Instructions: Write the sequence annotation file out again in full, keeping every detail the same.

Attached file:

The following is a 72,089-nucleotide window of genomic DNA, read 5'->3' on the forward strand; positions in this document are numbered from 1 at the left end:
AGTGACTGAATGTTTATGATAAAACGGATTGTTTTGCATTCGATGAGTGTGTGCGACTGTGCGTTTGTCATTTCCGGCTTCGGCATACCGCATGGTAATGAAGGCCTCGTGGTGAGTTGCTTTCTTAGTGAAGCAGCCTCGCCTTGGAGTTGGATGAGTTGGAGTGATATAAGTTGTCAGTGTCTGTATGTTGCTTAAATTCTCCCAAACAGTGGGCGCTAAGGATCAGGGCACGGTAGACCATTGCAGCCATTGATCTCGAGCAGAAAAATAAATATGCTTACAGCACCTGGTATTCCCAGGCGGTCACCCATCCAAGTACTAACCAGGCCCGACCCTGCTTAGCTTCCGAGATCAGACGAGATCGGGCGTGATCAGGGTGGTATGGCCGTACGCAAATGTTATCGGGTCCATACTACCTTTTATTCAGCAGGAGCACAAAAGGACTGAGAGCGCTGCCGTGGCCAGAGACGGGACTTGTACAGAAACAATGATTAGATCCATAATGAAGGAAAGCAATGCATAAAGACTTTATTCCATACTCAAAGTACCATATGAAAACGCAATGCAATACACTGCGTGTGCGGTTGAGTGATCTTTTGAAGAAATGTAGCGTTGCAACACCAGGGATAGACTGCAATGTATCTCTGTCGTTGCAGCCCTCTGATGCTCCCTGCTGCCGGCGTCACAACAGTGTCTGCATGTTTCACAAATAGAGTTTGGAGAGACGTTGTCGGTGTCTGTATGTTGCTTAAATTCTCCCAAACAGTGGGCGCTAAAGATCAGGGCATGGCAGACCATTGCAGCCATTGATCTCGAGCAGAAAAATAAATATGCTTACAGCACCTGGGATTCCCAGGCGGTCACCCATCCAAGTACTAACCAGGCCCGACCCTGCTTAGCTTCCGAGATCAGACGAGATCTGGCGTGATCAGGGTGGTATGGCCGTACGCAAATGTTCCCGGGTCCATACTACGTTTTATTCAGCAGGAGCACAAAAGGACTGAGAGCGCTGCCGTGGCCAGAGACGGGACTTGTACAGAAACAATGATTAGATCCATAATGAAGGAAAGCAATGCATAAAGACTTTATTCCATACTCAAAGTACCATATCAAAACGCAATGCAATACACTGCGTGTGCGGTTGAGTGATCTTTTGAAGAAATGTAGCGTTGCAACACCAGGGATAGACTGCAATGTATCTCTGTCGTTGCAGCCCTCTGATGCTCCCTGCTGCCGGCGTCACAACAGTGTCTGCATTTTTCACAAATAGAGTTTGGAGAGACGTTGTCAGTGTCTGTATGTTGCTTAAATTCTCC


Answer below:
The following is a 72,089-nucleotide window of genomic DNA, read 5'->3' on the forward strand; positions in this document are numbered from 1 at the left end:
AGTGACTGAATGTTTATGATAAAACGGATTGTTTTGCATTCGATGAGTGTGTGCGACTGTGCGTTTGTCATTTCCGGCTTCGGCATACCGCATGGTAATGAAGGCCTCGTGGTGAGTTGCTTTCTTAGTGAAGCAGCCTCGCCTTGGAGTTGGATGAGTTGGAGTGATATAAGTTGTCAGTGTCTGTATGTTGCTTAAATTCTCCCAAACAGTGGGCGCTAAGGATCAGGGCACGGTAGACCATTGCAGCCATTGATCTCGAGCAGAAAAATAAATATGCTTACAGCACCTGGTATTCCCAGGCGGTCACCCATCCAAGTACTAACCAGGCCCGACCCTGCTTAGCTTCCGAGATCAGACGAGATCGGGCGTGATCAGGGTGGTATGGCCGTACGCAAATGTTATCGGGTCCATACTACCTTTTATTCAGCAGGAGCACAAAAGGACTGAGAGCGCTGCCGTGGCCAGAGACGGGACTTGTACAGAAACAATGATTAGATCCATAATGAAGGAAAGCAATGCATAAAGACTTTATTCCATACTCAAAGTACCATATGAAAACGCAATGCAATACACTGCGTGTGCGGTTGAGTGATCTTTTGAAGAAATGTAGCGTTGCAACACCAGGGATAGACTGCAATGTATCTCTGTCGTTGCAGCCCTCTGATGCTCCCTGCTGCCGGCGTCACAACAGTGTCTGCATGTTTCACAAATAGAGTTTGGAGAGACGTTGTCGGTGTCTGTATGTTGCTTAAATTCTCCCAAACAGTGGGCGCTAAAGATCAGGGCATGGCAGACCATTGCAGCCATTGATCTCGAGCAGAAAAATAAATATGCTTACAGCACCTGGGATTCCCAGGCGGTCACCCATCCAAGTACTAACCAGGCCCGACCCTGCTTAGCTTCCGAGATCAGACGAGATCTGGCGTGATCAGGGTGGTATGGCCGTACGCAAATGTTCCCGGGTCCATACTACGTTTTATTCAGCAGGAGCACAAAAGGACTGAGAGCGCTGCCGTGGCCAGAGACGGGACTTGTACAGAAACAATGATTAGATCCATAATGAAGGAAAGCAATGCATAAAGACTTTATTCCATACTCAAAGTACCATATCAAAACGCAATGCAATACACTGCGTGTGCGGTTGAGTGATCTTTTGAAGAAATGTAGCGTTGCAACACCAGGGATAGACTGCAATGTATCTCTGTCGTTGCAGCCCTCTGATGCTCCCTGCTGCCGGCGTCACAACAGTGTCTGCATTTTTCACAAATAGAGTTTGGAGAGACGTTGTCAGTGTCTGTATGTTGCTTAAATTCTCC